As part of an annual requirement, properties are added to the list of those paying for town's underground utilities project.
More than a dozen properties will be added to the town’s assessment program for the ongoing underground utilities project, injecting nearly $145,000 into the financing of the islandwide work.
Annually, the town is required to take a look at which properties are assessed and by how much to help repay the nearly $50 million loan taken for the town-financed work to bury the island’s overhead power-transmission and communications cables. Typically, properties that have been built upon or improved over the course of the previous 12 months are added to the list or their assessments altered, but other conditions that warrant changes in a property’s assessment can include:
- An error in under-assessing the property and the benefits it will derive from underground utilities;
- An error in omitting a property; and
- An exemption that has run out.
Last year, about a dozen properties were added to the assessment list.
This year, 16 properties appear on the Gulf of Mexico Drive portion of the project and 17 on the neighborhoods portion of the project, each deriving its own set of project benefits. Fifteen of the properties on the GMD project assessment list also appear on the neighborhood list --— only a property at 545 Bay Isles Parkway, owned by Avenue of the Flowers Acquisition Co. LLC, does not. On the neighborhood list, two properties are included because their exemptions no longer apply.
Properties on both GMD and neighborhood lists are assessed between $7,648.60 and $9,189.46.
Owners of those properties were notified by mail in early August and given the opportunity to speak about the assessments at the Town Commission’s meeting Sept. 9. No property owners appeared before the commission, and both annual assessment lists were routinely approved 7-0.
Town Finance Director Sue Smith said there remain variables in how much the utilities project will actually cost, based on interest rate assumptions for the loan and how much is actually paid into the fund by owners of assessed town properties. She told commissioners that once the project is complete and paid, it’s possible there could be some reimbursements.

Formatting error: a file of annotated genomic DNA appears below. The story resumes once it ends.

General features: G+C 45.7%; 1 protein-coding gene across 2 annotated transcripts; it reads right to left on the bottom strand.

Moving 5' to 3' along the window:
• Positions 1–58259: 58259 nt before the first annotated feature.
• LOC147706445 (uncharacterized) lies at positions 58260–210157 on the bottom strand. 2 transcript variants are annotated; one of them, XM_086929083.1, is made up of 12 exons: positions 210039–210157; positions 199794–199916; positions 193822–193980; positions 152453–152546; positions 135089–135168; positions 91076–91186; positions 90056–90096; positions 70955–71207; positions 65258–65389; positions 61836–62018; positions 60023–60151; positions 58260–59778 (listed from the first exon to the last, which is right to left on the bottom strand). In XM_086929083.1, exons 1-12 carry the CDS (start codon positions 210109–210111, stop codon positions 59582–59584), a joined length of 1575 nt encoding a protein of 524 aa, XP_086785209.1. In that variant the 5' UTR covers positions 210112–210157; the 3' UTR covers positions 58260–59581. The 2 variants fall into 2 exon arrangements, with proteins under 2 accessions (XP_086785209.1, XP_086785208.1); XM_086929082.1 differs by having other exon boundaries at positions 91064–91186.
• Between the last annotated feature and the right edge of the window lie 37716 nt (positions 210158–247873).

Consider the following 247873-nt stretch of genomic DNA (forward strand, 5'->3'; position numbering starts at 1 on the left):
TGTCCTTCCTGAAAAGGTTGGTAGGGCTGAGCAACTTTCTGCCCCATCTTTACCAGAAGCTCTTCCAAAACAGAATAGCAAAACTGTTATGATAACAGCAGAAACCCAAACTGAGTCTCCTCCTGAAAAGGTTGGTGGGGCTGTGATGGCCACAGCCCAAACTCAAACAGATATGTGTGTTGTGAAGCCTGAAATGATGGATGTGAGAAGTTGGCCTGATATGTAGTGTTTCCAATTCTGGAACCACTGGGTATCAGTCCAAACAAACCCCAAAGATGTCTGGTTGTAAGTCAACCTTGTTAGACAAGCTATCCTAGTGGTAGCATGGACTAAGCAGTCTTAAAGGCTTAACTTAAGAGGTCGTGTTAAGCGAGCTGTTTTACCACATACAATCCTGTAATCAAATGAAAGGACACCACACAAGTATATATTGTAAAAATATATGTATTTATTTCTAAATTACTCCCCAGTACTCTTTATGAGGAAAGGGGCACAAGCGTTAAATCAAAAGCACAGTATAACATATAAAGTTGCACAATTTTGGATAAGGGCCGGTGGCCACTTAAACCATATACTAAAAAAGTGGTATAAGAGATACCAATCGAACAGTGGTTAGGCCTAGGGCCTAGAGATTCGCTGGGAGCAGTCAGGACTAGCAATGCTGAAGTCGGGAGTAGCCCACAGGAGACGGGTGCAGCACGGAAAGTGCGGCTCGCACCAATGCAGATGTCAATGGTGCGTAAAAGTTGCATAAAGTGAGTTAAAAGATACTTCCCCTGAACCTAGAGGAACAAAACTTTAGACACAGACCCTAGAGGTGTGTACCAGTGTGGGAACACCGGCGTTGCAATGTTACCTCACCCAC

“After the project is completed, we plan on recalculating everything based on the actual costs,” she said, though property owners who paid as a lump sum are not currently eligible for such an after-the-fact adjustment.
“Those of us who stay here and don’t pay the bill, we have a lottery coming,” Mayor George Spoll said.
Vice Mayor Ed Zunz noted that real estate buyers on the Key have recently created a new closing-cost custom: having the seller pay the entire owed assessment in a lump sum as part of the negotiated price.
Workers began the underground work in July at the south end of the Key with initial installation of conduit for electrical cables and related equipment. By early September, similar work had begun on the north end. Crews with Wilco Electrical, the town’s contractor for the work, were on the job along Broadway Street late last week
The idea is to converge on the middle of the island with Phases 3, 4 and 5 by 2022.
In November 2015, voters authorized the town to borrow up to $25.25 million to fund the Gulf of Mexico portion of the project, either paid through 30-year assessments or by a lump-sum.
Four months later in 2016, voters authorized Longboat to borrow up to $23.8 million for the neighborhood portion.
Because of the way the deals were financed, the two funds can’t intermingle.
Poles and other overhead equipment, which are the property of FPL, will come down after the company is satisfied all is well with the installation.
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